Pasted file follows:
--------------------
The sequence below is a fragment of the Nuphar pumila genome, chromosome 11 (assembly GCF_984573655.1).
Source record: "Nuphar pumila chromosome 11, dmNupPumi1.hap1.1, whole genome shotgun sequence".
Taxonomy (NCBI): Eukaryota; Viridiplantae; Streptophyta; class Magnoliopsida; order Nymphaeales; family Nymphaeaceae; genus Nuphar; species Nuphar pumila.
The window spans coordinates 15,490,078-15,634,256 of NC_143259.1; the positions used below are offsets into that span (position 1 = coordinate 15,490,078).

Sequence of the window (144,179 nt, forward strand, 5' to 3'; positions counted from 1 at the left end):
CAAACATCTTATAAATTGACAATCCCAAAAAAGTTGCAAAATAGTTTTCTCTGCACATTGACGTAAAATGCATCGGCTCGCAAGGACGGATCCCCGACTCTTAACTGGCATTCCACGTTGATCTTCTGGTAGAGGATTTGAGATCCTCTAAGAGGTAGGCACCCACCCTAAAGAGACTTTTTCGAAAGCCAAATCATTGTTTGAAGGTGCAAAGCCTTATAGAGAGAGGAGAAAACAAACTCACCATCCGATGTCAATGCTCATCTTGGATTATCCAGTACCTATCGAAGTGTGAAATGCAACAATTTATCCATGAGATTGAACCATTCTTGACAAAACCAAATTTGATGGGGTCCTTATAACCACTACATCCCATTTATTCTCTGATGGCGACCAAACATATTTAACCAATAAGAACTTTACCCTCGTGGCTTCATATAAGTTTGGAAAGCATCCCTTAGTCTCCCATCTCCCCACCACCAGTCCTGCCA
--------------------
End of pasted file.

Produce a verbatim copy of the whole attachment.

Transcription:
The sequence below is a fragment of the Nuphar pumila genome, chromosome 11 (assembly GCF_984573655.1).
Source record: "Nuphar pumila chromosome 11, dmNupPumi1.hap1.1, whole genome shotgun sequence".
Taxonomy (NCBI): Eukaryota; Viridiplantae; Streptophyta; class Magnoliopsida; order Nymphaeales; family Nymphaeaceae; genus Nuphar; species Nuphar pumila.
The window spans coordinates 15,490,078-15,634,256 of NC_143259.1; the positions used below are offsets into that span (position 1 = coordinate 15,490,078).

Sequence of the window (144,179 nt, forward strand, 5' to 3'; positions counted from 1 at the left end):
CAAACATCTTATAAATTGACAATCCCAAAAAAGTTGCAAAATAGTTTTCTCTGCACATTGACGTAAAATGCATCGGCTCGCAAGGACGGATCCCCGACTCTTAACTGGCATTCCACGTTGATCTTCTGGTAGAGGATTTGAGATCCTCTAAGAGGTAGGCACCCACCCTAAAGAGACTTTTTCGAAAGCCAAATCATTGTTTGAAGGTGCAAAGCCTTATAGAGAGAGGAGAAAACAAACTCACCATCCGATGTCAATGCTCATCTTGGATTATCCAGTACCTATCGAAGTGTGAAATGCAACAATTTATCCATGAGATTGAACCATTCTTGACAAAACCAAATTTGATGGGGTCCTTATAACCACTACATCCCATTTATTCTCTGATGGCGACCAAACATATTTAACCAATAAGAACTTTACCCTCGTGGCTTCATATAAGTTTGGAAAGCATCCCTTAGTCTCCCATCTCCCCACCACCAGTCCTGCCA